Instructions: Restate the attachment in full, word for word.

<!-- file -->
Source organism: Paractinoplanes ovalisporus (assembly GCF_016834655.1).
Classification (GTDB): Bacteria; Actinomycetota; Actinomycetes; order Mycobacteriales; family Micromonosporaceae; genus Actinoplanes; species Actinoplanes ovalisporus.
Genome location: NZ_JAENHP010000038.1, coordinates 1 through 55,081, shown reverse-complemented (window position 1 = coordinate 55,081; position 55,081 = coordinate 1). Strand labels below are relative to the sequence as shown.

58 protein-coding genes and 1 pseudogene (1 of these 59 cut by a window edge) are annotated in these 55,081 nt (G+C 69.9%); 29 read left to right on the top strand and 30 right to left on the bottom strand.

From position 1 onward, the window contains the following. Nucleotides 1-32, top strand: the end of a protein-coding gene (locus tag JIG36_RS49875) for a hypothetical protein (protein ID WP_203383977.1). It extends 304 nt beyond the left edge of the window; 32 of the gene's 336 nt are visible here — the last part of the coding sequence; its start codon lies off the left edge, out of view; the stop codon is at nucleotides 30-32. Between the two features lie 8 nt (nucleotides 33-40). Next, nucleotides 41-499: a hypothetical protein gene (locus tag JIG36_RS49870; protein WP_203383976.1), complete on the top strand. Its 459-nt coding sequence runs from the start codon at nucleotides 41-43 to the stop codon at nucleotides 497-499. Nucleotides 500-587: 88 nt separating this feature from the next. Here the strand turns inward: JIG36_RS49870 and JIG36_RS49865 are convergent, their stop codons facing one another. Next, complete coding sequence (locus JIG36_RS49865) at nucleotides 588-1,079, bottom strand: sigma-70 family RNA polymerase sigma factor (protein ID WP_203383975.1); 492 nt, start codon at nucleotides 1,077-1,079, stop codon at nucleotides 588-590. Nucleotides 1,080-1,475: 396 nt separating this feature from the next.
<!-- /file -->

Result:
Source organism: Paractinoplanes ovalisporus (assembly GCF_016834655.1).
Classification (GTDB): Bacteria; Actinomycetota; Actinomycetes; order Mycobacteriales; family Micromonosporaceae; genus Actinoplanes; species Actinoplanes ovalisporus.
Genome location: NZ_JAENHP010000038.1, coordinates 1 through 55,081, shown reverse-complemented (window position 1 = coordinate 55,081; position 55,081 = coordinate 1). Strand labels below are relative to the sequence as shown.

58 protein-coding genes and 1 pseudogene (1 of these 59 cut by a window edge) are annotated in these 55,081 nt (G+C 69.9%); 29 read left to right on the top strand and 30 right to left on the bottom strand.

From position 1 onward, the window contains the following. Nucleotides 1-32, top strand: the end of a protein-coding gene (locus tag JIG36_RS49875) for a hypothetical protein (protein ID WP_203383977.1). It extends 304 nt beyond the left edge of the window; 32 of the gene's 336 nt are visible here — the last part of the coding sequence; its start codon lies off the left edge, out of view; the stop codon is at nucleotides 30-32. Between the two features lie 8 nt (nucleotides 33-40). Next, nucleotides 41-499: a hypothetical protein gene (locus tag JIG36_RS49870; protein WP_203383976.1), complete on the top strand. Its 459-nt coding sequence runs from the start codon at nucleotides 41-43 to the stop codon at nucleotides 497-499. Nucleotides 500-587: 88 nt separating this feature from the next. Here the strand turns inward: JIG36_RS49870 and JIG36_RS49865 are convergent, their stop codons facing one another. Next, complete coding sequence (locus JIG36_RS49865) at nucleotides 588-1,079, bottom strand: sigma-70 family RNA polymerase sigma factor (protein ID WP_203383975.1); 492 nt, start codon at nucleotides 1,077-1,079, stop codon at nucleotides 588-590. Nucleotides 1,080-1,475: 396 nt separating this feature from the next.